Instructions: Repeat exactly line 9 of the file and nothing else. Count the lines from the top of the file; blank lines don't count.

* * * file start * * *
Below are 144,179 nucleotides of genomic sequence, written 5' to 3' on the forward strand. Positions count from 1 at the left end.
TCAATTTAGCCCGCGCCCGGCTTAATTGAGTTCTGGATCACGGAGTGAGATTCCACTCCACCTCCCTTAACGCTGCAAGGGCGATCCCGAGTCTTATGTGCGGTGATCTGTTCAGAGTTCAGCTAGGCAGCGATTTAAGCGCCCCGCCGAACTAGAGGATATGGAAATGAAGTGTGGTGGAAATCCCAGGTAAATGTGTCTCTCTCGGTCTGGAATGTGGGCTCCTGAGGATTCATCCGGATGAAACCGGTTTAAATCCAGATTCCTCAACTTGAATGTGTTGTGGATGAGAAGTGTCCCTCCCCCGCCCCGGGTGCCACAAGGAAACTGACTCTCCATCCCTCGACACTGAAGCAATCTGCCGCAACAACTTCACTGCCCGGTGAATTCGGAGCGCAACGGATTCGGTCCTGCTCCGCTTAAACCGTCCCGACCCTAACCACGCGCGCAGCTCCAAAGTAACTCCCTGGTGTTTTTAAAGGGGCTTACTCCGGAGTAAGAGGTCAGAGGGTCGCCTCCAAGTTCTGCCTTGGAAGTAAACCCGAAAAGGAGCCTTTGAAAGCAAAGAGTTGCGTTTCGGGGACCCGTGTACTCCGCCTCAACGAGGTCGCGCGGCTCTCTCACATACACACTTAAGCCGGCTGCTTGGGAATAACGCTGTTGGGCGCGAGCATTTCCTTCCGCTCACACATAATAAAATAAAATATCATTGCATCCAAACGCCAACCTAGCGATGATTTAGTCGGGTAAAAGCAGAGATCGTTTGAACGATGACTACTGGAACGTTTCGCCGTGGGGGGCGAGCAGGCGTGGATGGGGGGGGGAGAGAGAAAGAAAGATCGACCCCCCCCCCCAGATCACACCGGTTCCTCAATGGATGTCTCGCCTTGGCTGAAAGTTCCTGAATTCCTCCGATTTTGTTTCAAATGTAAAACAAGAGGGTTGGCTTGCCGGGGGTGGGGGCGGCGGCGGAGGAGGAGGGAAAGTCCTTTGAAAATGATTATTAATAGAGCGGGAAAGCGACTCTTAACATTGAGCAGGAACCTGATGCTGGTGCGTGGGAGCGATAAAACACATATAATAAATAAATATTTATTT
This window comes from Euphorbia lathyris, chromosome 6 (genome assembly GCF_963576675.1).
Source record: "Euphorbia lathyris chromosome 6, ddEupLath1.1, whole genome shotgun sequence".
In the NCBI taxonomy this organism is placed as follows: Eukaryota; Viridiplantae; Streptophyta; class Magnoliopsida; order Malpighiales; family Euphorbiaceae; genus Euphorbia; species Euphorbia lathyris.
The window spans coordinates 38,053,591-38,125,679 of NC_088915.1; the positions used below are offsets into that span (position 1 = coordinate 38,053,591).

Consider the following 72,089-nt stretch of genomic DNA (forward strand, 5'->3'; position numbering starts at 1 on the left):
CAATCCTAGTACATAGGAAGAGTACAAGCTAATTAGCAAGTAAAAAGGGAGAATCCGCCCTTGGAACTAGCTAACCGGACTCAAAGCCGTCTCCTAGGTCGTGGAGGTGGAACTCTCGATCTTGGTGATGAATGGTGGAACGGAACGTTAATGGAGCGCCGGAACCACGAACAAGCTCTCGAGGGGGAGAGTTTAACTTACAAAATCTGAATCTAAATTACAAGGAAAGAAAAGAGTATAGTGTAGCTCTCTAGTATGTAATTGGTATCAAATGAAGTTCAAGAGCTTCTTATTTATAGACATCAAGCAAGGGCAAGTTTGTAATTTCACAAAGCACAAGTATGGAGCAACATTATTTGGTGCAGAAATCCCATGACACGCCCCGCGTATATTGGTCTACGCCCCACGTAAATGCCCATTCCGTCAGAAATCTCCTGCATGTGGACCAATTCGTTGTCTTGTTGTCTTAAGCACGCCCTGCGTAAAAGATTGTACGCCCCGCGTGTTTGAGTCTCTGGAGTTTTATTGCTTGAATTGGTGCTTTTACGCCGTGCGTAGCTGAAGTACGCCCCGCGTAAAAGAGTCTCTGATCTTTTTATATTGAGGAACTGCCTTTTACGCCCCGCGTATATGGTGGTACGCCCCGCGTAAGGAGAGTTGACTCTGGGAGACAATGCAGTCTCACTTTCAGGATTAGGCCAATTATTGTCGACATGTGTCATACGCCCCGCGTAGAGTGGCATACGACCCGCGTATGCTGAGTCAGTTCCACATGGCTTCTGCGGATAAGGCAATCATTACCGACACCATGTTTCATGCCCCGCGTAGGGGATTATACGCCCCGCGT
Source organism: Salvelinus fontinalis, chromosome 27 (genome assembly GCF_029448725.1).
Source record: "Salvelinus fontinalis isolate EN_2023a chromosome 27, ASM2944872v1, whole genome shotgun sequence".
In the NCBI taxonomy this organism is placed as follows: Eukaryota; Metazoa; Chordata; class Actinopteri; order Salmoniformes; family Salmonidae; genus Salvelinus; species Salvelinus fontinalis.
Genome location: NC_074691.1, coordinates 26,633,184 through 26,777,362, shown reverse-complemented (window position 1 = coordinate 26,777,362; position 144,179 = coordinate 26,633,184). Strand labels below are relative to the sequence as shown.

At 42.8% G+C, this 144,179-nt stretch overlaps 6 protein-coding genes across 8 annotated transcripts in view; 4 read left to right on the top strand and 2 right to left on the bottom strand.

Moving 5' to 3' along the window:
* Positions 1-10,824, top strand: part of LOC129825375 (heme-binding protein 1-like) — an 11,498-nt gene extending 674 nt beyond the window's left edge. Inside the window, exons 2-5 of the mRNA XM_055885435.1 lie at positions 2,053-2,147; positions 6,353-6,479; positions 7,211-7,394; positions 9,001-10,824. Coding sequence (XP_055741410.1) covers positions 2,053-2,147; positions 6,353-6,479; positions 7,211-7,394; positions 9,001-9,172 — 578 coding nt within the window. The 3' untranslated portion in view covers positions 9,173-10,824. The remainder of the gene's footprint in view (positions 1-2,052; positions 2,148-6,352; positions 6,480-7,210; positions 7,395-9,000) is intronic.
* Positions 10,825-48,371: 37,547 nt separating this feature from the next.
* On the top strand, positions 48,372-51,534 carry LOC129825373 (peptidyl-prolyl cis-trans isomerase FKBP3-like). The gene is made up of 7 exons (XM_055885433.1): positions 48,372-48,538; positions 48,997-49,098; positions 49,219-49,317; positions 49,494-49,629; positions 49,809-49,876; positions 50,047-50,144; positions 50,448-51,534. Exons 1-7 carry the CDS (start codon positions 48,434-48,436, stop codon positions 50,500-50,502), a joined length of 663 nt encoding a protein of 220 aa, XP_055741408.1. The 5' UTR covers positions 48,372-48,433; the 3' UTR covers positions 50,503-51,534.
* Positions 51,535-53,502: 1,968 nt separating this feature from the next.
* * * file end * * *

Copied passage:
Source organism: Salvelinus fontinalis, chromosome 27 (genome assembly GCF_029448725.1).